How to stroke your cat

While you may love stroking and petting your favourite feline, they may not feel quite the same way. Cat behavioural experts suggest we need to take time to understand our pets better so we can figure out when they do – and don’t – want a show of affection. Question: What’s the best way to stroke your cat? Answer: Probably not
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20th April 2021

While you may love stroking and petting your favourite feline, they may not feel quite the same way. Cat behavioural experts suggest we need to take time to understand our pets better so we can figure out when they do – and don’t – want a show of affection.

Question: What’s the best way to stroke your cat? Answer: Probably not the way you’re doing it. And, if you’ve been an ailurophile (cat lover) all your life who knows quite a bit about cat body language, cat behaviour and even cat psychology, this news will probably come as a bit of a shock...

Do cats like being stroked? Can it really be true that all the stroking, petting and signs of affection we shower upon our beloved felines is really only tolerated by them?

That’s the conclusion of new research conducted by cat behavioural expert Dr Lauren Finka. In BBC Science Focus magazine, she explains: “Although some cats certainly do like a lot of petting, lots of them probably don’t want to be stroked the way that we would usually prefer to do it. They’re probably just very tolerant of it because of the benefits a relationship with you brings – think of all the food, treats and attention you give them. In short: if you suspect your cat only puts up with your fondling to nab another bite of dinner, you’re probably completely right.”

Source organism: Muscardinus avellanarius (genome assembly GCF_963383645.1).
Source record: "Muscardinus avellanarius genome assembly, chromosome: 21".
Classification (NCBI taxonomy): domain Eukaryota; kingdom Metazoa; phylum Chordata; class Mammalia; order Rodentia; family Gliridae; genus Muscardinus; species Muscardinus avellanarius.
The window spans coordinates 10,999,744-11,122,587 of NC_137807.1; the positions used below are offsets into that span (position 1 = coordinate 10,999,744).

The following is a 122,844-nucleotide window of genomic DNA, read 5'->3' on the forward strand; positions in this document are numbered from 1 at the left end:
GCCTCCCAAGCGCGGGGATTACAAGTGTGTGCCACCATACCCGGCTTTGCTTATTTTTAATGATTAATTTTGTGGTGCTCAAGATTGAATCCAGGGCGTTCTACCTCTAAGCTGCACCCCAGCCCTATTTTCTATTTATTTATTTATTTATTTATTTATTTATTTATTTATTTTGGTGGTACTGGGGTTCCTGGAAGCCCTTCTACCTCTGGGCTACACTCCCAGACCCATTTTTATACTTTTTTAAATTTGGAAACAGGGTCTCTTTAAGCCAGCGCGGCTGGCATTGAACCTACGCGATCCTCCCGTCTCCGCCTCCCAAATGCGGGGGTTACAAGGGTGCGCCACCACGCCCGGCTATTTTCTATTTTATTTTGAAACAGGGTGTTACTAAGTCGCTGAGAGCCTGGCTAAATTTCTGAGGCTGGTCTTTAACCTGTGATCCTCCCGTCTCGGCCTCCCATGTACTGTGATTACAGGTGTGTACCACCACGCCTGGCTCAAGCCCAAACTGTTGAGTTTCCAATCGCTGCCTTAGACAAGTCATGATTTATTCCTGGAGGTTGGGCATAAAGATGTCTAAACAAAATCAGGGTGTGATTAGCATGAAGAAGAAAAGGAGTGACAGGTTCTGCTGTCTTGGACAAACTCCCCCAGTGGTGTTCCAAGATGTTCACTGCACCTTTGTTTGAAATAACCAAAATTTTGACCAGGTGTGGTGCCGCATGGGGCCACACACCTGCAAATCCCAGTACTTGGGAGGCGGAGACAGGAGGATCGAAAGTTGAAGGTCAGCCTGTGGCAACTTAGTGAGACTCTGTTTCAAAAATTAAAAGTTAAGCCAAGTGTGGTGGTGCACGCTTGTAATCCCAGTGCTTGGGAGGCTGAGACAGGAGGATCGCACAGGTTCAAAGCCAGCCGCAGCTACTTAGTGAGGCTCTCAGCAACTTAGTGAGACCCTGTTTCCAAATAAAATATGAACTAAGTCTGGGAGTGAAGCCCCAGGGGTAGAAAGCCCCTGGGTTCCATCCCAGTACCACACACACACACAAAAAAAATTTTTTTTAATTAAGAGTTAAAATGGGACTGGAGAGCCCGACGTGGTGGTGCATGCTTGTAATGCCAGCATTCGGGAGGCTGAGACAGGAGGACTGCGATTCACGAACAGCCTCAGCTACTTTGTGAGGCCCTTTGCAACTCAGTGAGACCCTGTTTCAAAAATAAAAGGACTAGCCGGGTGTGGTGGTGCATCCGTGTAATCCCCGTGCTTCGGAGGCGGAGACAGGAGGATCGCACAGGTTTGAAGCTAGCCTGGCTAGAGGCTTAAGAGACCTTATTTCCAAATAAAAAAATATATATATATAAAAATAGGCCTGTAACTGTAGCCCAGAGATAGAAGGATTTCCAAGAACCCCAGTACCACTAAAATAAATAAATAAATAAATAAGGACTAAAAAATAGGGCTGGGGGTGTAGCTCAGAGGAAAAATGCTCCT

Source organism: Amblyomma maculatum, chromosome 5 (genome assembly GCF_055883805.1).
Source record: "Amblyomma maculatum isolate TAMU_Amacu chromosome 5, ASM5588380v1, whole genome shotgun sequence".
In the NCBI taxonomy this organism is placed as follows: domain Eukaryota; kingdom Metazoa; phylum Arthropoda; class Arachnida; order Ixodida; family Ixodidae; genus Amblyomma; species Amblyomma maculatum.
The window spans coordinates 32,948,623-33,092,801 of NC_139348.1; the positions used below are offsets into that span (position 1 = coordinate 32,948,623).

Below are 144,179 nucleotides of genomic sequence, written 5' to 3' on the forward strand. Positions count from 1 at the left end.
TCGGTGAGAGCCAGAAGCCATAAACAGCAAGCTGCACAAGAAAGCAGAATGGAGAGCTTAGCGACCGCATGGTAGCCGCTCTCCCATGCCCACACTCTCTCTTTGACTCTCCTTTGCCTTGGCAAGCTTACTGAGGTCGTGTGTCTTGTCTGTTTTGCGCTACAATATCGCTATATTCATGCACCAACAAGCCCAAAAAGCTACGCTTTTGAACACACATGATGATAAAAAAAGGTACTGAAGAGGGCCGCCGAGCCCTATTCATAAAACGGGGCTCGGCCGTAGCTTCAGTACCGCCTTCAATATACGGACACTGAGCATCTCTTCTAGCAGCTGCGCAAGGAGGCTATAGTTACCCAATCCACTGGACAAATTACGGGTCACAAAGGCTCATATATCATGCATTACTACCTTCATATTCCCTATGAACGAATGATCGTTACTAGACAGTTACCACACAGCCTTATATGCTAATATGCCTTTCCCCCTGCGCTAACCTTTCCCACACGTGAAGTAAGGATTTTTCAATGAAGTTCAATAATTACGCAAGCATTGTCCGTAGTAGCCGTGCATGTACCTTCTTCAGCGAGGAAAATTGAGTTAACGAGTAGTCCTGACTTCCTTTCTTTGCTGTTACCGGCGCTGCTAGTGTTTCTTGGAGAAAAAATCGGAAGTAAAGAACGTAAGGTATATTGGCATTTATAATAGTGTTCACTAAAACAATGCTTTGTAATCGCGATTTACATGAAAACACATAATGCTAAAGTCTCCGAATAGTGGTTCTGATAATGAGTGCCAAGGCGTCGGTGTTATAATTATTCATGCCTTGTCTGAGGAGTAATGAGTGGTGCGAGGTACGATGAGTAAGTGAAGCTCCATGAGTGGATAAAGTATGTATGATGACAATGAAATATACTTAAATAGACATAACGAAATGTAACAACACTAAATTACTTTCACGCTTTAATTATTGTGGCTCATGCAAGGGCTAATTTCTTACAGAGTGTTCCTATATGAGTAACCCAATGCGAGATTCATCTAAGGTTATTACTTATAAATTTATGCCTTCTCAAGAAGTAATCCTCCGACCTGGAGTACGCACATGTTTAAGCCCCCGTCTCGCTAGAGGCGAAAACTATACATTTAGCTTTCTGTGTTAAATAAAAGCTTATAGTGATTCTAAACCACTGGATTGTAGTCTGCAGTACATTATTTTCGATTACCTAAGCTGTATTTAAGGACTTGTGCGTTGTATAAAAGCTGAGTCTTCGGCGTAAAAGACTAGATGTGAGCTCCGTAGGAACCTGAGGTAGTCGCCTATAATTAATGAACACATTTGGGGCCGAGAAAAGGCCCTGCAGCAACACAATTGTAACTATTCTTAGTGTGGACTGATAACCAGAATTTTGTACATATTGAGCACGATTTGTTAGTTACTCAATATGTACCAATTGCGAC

This might sound a little cynical, but, with more than a decade’s experience working academically with felines, Dr Finka knows what she’s talking about. As well as being a Postdoctoral Research Associate at Nottingham Trent University, she’s also a specialist consultant for Battersea Dogs and Cats Home and a works with International Cat Care and the International Society for Feline Medicine on various behaviour and welfare projects.


Cats often lick other cats and animal family members to show their affection. According to animal behaviourists, if your cat licks you, it’s their way of showing they really like you.

Dr Finka reveals that the areas being stroked that produce the most negative behavioural responses from cats include the base of their tail and alongside the lower back and belly. This is because a cat’s vital organs are exposed at their navel, so they’re likely to see touching this area as a threat.  

She continues: “With this said, there is a lot of variability in what cats enjoy. This is based on their personality, but also their early experiences. Cats that are well handled and socialised by humans from a young age – particularly during the ‘sensitive’ period of two to eight weeks of age – are usually more likely to enjoy handling. However, just because you have a friendly cat doesn’t mean they love being mollycoddled and squished. Even if a cat is meowing and rubbing against you, it doesn’t mean they’re fine with any sort of handling. You need to pay attention to their body language.”


Although kittens meow to their mothers, adult cats don’t meow to other cats – probably because their mothers stopped responding once they were weaned. Grown up felines reserve this vocalisation purely to communicate with humans.

The wildcat within

Clint Witchalls, Health and Medicine Editor at The Conversation explores the cat/human affection conundrum, stating: “Many of us will have experienced that super friendly cat who seems to love being stroked one minute, only to bite or swipe at us the next. It might be easy at this point to blame it on the cat, but what’s likely happening here is that we’re just not stroking them right.